American Journal of Epidemiology 11/2014; 180(12). DOI:10.1093/aje/kwu275 · 4.98 Impact Factor
  • Jonathan M. Samet, Ross C. Brownson
    American Journal of Preventive Medicine 11/2014; 47(5):S383–S385. DOI:10.1016/j.amepre.2014.07.012 · 4.28 Impact Factor
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    Jonathan M Samet, Sofia Gruskin
    The Lancet Respiratory Medicine 10/2014; 3(2). DOI:10.1016/S2213-2600(14)70145-6
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    ABSTRACT: Genome-wide association studies (GWAS) for orofacial clefts have identified several susceptibility regions, but have largely focused on non-Hispanic White populations in developed countries. We performed a targeted genome-wide study of single nucleotide polymorphisms (SNPs) in exons using the Illumina HumanExome+ array with custom fine mapping of 16 cleft susceptibility regions in three underserved populations: Congolese (87 case-mother, 210 control-mother pairs), Vietnamese (131 case-parent trios), and Filipinos (42 case-mother, 99 control-mother pairs). All cases were children with cleft lip with or without cleft palate. Families were recruited from local hospitals and parental exposures were collected using interviewer-administered questionnaires. We used logistic regression models for case-control analyses, family-based association tests for trios, and fixed-effect meta-analyses to determine individual SNP effects corrected for multiple testing. Of the 16 known susceptibility regions tested, SNPs in four regions reached statistical significance in one or more of these populations: 1q32.2 (IRF6), 10q25.3 (VAX1), and 17q22 (NOG). Due to different linkage disequilibrium patterns, significant SNPs in these regions differed between the Vietnamese and Filipino populations from the index SNP selected from previous GWAS studies. Among Africans, there were no significant associations identified for any of the susceptibility regions. rs10787738 near VAX1 (P = 4.98E−3) and rs7987165 (P = 6.1E−6) were significant in the meta-analysis of all three populations combined. These results confirm several known susceptibility regions and identify novel risk alleles in understudied populations. © 2014 Wiley Periodicals, Inc.
    American Journal of Medical Genetics Part A 10/2014; 164A(10). DOI:10.1002/ajmg.a.36693 · 2.05 Impact Factor
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    Jonathan M. Samet
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    ABSTRACT: Engineered nanomaterials have structured components less than 100 nanometers or 0.1 μm in greatest diameter. Products with nanomaterials as their basis are diverse, including diagnostic and therapeutic agents, stain-resistant clothing, solar cells, sun blocks, and cosmetics, and an expanding array of applications is anticipated. The increasing production and use of engineered nanomaterials may lead to greater exposures of workers, consumers, and the environment, and raises concerns about potential harms to human and ecosystem health. This paper addresses the general topic of research on engineered nanomaterials, health, and the environment. It covers the history of research planning on engineered nanomaterials, giving emphasis to the recent reports from a committee of the US National Research Council. The two reports from this committee offered a framework-based research strategy intended to address critical uncertainties. This paper ends with general lessons learned from experience with engineered nanomaterials that may apply to other emerging environmental threats.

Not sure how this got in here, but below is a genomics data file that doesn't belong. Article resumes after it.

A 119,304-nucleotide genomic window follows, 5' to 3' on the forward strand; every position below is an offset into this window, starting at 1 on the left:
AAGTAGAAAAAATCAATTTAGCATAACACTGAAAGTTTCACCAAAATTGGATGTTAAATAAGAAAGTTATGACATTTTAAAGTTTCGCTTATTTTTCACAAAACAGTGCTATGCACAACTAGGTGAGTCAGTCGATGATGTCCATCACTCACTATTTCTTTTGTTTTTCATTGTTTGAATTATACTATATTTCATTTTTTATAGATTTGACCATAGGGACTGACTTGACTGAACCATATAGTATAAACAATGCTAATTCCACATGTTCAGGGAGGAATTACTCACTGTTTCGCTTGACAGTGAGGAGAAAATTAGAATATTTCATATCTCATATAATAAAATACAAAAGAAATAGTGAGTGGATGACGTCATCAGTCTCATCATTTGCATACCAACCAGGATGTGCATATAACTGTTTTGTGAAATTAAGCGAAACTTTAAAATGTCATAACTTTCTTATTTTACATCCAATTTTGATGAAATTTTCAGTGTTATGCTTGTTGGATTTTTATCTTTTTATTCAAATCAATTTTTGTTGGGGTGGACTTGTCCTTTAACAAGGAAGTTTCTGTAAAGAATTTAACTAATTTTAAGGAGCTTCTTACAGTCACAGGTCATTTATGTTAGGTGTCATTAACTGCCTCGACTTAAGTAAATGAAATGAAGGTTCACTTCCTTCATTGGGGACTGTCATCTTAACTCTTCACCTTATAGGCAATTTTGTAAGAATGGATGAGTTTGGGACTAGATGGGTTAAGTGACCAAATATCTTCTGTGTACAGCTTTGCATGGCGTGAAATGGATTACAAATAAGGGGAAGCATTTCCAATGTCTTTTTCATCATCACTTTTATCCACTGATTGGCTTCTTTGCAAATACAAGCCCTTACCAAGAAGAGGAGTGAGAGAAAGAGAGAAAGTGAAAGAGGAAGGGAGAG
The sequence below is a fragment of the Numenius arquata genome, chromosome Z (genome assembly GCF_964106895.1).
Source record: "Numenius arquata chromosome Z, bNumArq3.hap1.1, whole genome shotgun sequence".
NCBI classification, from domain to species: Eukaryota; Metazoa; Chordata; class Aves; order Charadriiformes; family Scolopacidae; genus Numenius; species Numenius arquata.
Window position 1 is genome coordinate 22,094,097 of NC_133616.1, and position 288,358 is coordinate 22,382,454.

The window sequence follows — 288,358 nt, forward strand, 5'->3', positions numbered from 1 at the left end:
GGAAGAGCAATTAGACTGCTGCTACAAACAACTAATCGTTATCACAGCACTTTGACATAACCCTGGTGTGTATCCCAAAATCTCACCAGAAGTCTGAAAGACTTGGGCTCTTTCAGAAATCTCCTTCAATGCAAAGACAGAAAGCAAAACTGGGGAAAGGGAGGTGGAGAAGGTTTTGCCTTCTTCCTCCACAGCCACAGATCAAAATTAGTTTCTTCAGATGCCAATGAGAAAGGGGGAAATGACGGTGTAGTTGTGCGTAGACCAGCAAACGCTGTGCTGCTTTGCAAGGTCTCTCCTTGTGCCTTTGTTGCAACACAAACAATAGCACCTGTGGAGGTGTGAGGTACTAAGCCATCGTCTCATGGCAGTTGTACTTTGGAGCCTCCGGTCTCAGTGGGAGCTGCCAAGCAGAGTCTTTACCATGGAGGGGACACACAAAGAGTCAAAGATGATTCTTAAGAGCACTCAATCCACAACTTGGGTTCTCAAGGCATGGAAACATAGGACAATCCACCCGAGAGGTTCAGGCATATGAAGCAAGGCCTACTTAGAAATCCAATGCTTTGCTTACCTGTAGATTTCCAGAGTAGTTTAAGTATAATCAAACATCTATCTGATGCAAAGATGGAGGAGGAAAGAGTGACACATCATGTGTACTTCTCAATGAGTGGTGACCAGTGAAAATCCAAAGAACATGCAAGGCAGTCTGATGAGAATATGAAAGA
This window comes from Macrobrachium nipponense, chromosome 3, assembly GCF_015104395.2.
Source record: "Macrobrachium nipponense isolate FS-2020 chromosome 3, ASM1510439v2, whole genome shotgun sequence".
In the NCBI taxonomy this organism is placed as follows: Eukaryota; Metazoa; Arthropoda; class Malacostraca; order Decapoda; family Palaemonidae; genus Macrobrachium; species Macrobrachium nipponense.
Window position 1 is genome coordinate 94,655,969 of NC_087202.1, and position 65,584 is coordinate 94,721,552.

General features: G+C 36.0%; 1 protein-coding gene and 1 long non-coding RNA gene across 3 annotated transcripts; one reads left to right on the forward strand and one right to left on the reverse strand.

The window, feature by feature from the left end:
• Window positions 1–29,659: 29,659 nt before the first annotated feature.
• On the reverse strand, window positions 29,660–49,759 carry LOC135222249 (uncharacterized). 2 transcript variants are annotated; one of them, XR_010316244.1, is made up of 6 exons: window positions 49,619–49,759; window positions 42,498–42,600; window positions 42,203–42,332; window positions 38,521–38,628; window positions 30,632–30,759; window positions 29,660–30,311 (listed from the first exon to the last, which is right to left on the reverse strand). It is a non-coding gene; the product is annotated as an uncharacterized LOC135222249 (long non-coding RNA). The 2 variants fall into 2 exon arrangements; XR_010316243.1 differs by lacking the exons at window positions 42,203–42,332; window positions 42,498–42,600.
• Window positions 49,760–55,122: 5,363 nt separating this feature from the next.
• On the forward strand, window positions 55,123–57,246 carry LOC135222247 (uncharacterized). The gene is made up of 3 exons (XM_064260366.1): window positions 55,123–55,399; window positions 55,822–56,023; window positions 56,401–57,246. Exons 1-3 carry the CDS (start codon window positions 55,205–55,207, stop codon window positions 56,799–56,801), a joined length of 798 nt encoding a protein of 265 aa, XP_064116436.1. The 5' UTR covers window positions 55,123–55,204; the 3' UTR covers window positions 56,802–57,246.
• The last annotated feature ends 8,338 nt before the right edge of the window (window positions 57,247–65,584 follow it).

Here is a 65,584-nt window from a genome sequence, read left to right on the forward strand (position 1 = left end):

09/2014; 1(3). DOI:10.1007/s40572-014-0023-y
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    ABSTRACT: Implementation Science is a set of tools, principles and methodologies that can be used to bring scientific evidence into action, improve health care quality and delivery and improve public health. As the burden of cancer increases in low- and middle-income countries, it is important to plan cancer control programs that are both evidence-based and delivered in ways that are feasible, cost-effective, contextually appropriate and sustainable. This review presents a framework for using implementation science for cancer control planning and implementation and discusses potential areas of focus for research and programs in low and middle-income countries interested in integrating research into practice and policy.
    Cancer Epidemiology Biomarkers & Prevention 09/2014; 23(11). DOI:10.1158/1055-9965.EPI-14-0472 · 4.32 Impact Factor